May your mind and heart find comfort and serenity in the stillness of your prayers. 
Peace and all goodness to you, Peggy _/\_

Orthodoxy -from Greek orthos ("right", "true", "straight") + doxa ("opinion" or "belief", related to dokein, "to think."

Whittington, BL and Scher SJ. Prayer and Subjective Well-being: An examination of six different types of prayer. International Journal of Psychology and Religion, 20:59-68, 2012.

Monday, March 10, 2014

Knowledge, Love and Suffering - the Paradox of Passion

The image of the cross to Paul is what opens the mind to the spirit. Richard Rohr says there are two things that lead us to transformation (that is, redemption/metanoia/changing the way we see things) love and suffering. Love opens the heart space and then the mind space. Suffering opens the mind space and then the heart space. This latter path is what Paul describes – 

“But the word of the cross is folly to those who are perishing, but to us who are saved (enlightened), it is the power of God. 1 Cor 1:18.

The goal of spiritual life, according to John, was more about agape (love) than gnosis (wisdom) as with Paul. This is not affective emotional love, however. It is the love exemplified in the cross, the washing of the feet, the caring for the unlovable. It is compassionate love.

One thing we will discover is the way in which knowledge and love vary in importance as the manifestation of the presence of God in the person opens to his grace. In the 3rd, 4th, and 5th centuries, knowledge will prevail. In the 11th through 14th centuries, love will take over.

New Testament Images:
Metanoia = Mind of Christ
Cross = Love in total Humility
Purity of Heart = Logos – emptiness (poverty) which allows for enlightenment and union (apophatic explanation) OR Kierkegaards definition, the ability to will one thing – to see the light of God (kataphatic explanation); these can also be likened to transformative suffering (opens the mind, then the heart) and love (opens the heart then the mind).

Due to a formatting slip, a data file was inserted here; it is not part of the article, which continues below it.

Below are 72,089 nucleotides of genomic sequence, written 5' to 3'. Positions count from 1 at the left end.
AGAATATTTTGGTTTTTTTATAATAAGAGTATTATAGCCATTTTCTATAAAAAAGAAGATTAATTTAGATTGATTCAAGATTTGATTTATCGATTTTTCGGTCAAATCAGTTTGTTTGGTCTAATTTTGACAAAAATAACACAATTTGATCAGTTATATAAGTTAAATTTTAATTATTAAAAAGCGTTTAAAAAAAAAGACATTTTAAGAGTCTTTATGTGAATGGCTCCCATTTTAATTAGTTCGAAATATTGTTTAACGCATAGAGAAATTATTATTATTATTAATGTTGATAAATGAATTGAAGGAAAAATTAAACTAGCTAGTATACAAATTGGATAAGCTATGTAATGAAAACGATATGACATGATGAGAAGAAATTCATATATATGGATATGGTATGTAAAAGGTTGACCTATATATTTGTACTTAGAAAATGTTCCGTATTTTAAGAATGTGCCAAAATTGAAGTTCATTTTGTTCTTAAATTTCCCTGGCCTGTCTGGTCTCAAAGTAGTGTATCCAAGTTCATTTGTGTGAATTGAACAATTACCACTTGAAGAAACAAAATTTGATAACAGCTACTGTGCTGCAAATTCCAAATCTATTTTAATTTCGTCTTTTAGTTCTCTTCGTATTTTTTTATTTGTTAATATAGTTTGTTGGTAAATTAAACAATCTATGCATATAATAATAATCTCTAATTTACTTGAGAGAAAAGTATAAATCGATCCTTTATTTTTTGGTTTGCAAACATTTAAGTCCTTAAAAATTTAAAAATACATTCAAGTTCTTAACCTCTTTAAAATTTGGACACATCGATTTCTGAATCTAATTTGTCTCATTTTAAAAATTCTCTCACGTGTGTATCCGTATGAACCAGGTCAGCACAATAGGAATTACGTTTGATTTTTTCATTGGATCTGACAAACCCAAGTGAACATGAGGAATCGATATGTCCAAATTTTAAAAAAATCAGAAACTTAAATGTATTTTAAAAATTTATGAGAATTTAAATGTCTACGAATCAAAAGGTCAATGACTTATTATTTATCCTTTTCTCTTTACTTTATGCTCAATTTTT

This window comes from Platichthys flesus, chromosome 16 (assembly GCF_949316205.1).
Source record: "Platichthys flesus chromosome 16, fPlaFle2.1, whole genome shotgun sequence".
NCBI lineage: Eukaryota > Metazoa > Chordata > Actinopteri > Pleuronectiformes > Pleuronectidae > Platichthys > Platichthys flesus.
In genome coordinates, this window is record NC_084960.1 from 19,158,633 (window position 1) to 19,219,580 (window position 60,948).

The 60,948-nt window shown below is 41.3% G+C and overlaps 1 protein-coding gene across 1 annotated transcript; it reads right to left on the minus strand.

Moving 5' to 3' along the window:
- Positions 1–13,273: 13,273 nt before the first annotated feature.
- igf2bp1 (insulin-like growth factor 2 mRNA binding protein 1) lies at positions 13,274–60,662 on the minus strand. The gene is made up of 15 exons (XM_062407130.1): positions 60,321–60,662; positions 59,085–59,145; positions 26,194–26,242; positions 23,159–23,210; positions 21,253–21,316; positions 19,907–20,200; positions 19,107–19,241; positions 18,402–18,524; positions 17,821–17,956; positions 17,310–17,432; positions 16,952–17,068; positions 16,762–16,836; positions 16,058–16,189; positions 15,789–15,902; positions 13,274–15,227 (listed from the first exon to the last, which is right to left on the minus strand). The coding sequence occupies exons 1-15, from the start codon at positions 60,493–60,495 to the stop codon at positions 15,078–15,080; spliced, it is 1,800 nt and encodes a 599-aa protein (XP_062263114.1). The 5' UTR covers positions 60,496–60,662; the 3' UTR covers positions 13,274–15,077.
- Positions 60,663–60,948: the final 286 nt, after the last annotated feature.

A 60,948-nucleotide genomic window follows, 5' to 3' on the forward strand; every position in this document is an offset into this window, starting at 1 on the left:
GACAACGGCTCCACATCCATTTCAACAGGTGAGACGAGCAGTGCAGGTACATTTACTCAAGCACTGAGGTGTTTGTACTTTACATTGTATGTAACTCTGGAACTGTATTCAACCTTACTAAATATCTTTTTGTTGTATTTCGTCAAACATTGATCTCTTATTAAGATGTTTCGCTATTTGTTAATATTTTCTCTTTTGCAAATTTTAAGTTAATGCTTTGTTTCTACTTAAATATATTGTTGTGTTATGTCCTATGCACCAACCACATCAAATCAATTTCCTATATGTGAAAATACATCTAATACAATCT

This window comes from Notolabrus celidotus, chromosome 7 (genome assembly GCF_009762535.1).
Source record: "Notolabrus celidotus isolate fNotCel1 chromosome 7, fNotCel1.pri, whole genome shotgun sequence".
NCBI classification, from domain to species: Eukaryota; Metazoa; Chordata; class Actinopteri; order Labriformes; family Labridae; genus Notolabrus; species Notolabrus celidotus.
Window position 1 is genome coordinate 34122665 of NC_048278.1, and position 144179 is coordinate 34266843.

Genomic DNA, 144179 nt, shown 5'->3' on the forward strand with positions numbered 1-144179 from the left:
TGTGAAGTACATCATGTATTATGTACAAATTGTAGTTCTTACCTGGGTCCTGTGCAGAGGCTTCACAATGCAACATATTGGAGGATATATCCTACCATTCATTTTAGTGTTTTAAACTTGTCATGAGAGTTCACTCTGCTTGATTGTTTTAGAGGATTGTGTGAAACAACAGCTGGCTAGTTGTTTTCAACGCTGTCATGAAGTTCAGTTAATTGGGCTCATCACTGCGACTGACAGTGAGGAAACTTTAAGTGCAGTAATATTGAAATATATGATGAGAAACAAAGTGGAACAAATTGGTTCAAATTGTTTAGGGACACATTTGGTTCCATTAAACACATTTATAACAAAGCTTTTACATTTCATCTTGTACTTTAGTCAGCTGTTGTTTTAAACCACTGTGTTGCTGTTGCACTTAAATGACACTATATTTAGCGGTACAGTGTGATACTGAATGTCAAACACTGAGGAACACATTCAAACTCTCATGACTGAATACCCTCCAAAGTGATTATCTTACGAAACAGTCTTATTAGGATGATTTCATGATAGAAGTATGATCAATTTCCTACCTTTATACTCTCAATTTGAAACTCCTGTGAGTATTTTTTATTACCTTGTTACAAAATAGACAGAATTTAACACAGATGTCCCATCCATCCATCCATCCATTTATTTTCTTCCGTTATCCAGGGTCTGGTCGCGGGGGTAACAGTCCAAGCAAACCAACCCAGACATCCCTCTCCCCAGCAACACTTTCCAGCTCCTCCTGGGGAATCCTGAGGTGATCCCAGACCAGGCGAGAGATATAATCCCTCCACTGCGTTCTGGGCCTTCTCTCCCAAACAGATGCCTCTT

As I reread this, I realize that both the Cross image and the Purity of Heart image can converge the concepts of suffering and love or receptive (apophatic) and active (kataphatic). Truly, one of the most profound interpretations of the Cross is the union of love and suffering, the two occurring at once, the reduction of paradox into one symbol that includes everything!

One Christmas while writing an advent devotional on Joy, I discovered paradox. I realized the unity and the paradox of love and suffering, and the word, Passion, that captures both. We often think of passion as romantic, ardent love. In Latin, the verb patior means "to suffer."  I then understood the Passion of Jesus the Christ. Love in humility suffering willingly for the greater good. These mingle all the time, every day. They are. And they are not. All of reality is paradoxical (the point of parables and koans). 

When Ireneaus said, "The glory of God is a human fully alive." He was referring to the paradox of being human. Everything exists as both positive and negative, good and bad, matter and energy, what is seen and what is not. We coexist like particles and waves. We tend to see objects and concepts linearly and either one way or the other. But they are exchanging places all the time. And our awareness simply catches them at one point in time and another and another...indeed, how would we know light without the darkness? 

In part, adapted from Urban Holmes, A History of Christian Spirituality

If I remain silent, paradox will reveal itself to me. It is in silence that I can hold the tension of either - or. And once I realize that either/or is both/and, I have discovered something very special. I have eyes to see! I have discovered the Unity of Life, the Oneness of all things.

Blessings, Peggy